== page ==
Greta Pratt is an American photographer whose primary interests are American identity, history and myth. She is the author of two books of photographs, Using History (Steidl, 2005) and In Search of the Corn Queen (Smithsonian American Art Museum, 1994). Pratt's work is represented in major public and private collections, including the Smithsonian American Art Museum: Smithsonian Institution, The Museum of Fine Arts, Houston, Museum of Contemporary Photography, Portland (Oregon) Art Museum, and Minneapolis Institute of Art. Pratt served as photography bureau chief of Reuters International in New York City. Her photographs have been featured in Art in America, The New York Times Magazine and The New Yorker.
Pratt has made a practice of documenting staged American history. Her series Nineteen Lincolns celebrates one of the most iconic elements of the bedrock of American history and puts a quirky modern twist on it. Nineteen Lincolns has been on view in solo and group shows across the country since 2007. Her book Using History is an accurate depiction of her photographic universe, which is the intersection where American past meets American present. Pratt often uses clever juxtapositions of photos to tell her tale of how Americans incorporate their country's past to explain their attitudes to the present.
Author Howard Zinn (People's History of the United States) says of Pratt's Using History, "Greta Pratt's extraordinary photographs give us glimpses of people and places that stimulate us to think about our history, not only of the great American West, but of the nation itself. Her point of view is delightfully antic and provocative. We want not only to enjoy the moment of our viewing, but also to study and ponder each photograph, challenged to find its larger meaning."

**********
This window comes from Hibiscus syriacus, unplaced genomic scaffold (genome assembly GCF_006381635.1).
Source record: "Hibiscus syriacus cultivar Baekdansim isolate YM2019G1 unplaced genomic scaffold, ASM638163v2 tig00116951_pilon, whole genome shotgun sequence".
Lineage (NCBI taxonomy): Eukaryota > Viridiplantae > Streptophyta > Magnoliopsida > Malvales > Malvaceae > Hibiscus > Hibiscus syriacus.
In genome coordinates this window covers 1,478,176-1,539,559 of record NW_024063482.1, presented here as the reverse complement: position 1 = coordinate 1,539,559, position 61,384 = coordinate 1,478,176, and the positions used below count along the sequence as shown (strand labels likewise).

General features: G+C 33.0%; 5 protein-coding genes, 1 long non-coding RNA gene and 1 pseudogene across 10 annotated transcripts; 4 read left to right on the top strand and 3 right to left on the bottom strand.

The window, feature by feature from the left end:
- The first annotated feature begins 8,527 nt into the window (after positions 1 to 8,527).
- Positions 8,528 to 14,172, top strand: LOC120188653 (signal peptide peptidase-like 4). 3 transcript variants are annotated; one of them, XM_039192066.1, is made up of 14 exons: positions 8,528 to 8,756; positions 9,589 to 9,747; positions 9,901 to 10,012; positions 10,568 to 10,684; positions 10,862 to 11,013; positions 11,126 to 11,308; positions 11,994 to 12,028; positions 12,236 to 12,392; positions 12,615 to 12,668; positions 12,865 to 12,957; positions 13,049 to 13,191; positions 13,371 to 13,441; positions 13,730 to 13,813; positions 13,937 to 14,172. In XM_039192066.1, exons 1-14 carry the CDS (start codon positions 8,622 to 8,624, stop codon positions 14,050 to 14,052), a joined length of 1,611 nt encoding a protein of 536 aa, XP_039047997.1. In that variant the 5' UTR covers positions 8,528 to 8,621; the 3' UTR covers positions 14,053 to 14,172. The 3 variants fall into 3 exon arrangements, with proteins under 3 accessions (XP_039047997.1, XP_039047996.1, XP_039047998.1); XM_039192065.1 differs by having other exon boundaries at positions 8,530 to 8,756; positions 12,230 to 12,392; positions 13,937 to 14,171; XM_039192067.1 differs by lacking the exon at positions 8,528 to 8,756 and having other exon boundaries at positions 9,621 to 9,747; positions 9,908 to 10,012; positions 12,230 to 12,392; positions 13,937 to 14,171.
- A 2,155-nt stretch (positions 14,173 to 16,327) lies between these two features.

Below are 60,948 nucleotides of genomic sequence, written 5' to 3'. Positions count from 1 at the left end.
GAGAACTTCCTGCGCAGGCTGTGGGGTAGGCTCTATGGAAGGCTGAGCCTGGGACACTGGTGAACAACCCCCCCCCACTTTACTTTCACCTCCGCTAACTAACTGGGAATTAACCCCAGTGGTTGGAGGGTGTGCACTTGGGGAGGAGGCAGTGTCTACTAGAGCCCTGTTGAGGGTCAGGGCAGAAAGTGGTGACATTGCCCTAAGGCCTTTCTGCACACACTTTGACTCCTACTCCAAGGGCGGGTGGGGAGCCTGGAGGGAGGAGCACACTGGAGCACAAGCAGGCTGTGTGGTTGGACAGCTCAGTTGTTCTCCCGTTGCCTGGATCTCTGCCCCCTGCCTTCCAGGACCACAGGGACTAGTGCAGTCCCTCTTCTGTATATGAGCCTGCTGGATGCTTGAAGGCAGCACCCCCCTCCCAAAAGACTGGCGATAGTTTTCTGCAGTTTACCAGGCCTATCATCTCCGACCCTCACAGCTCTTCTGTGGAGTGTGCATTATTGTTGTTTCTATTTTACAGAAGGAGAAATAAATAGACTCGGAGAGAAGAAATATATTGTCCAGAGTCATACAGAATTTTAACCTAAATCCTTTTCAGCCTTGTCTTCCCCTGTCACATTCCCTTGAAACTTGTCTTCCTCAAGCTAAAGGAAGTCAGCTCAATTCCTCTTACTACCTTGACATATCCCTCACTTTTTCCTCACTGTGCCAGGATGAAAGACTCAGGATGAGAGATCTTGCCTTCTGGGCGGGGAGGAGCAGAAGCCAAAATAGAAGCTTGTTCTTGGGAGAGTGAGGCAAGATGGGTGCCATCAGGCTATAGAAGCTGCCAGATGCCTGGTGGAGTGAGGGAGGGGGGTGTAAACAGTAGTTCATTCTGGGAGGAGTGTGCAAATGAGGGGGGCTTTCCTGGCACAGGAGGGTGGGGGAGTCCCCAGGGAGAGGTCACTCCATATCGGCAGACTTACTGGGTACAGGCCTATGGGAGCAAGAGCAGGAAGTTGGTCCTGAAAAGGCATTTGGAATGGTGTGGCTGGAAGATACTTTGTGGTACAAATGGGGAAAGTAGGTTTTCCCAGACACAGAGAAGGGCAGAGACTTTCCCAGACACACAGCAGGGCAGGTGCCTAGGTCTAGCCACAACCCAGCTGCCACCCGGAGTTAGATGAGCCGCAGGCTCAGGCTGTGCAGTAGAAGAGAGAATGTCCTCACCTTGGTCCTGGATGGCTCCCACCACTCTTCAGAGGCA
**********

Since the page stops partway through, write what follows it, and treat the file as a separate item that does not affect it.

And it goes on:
“…Everyone is trying to connect to the past but the past is always fiction. How history is told reveals much more about the people and time period that are telling it than about history itself.” “This book is a collection of photographs about history perceived, about how we look at ourselves and others, about how we recreate and reaffirm the American experience, about how we continue to live with, to rationalize, and to atone for the lingering spirit of place….Pratt's photographs help create an understanding of a special form of vernacular storytelling, of acting out and dressing up the past. History as we remember it emerges from her photographs. Perhaps it could more correctly be labeled history as we want it to be remembered or, even better, as we re-create and relive it. As the American novelist Willa Cather reminds us, "Memory is better than reality." “What Pratt catches here is not merely anachronism or irony…What you see here is the attempt by ordinary people – nonhistorians, that is – to capture history in a form that makes it locally communally tangible – history as shared terrain…There is an idea in most of these faces, though. The idea is continuity with forebears, with first principles, with a larger conception of the time horizon than everyday life usually affords."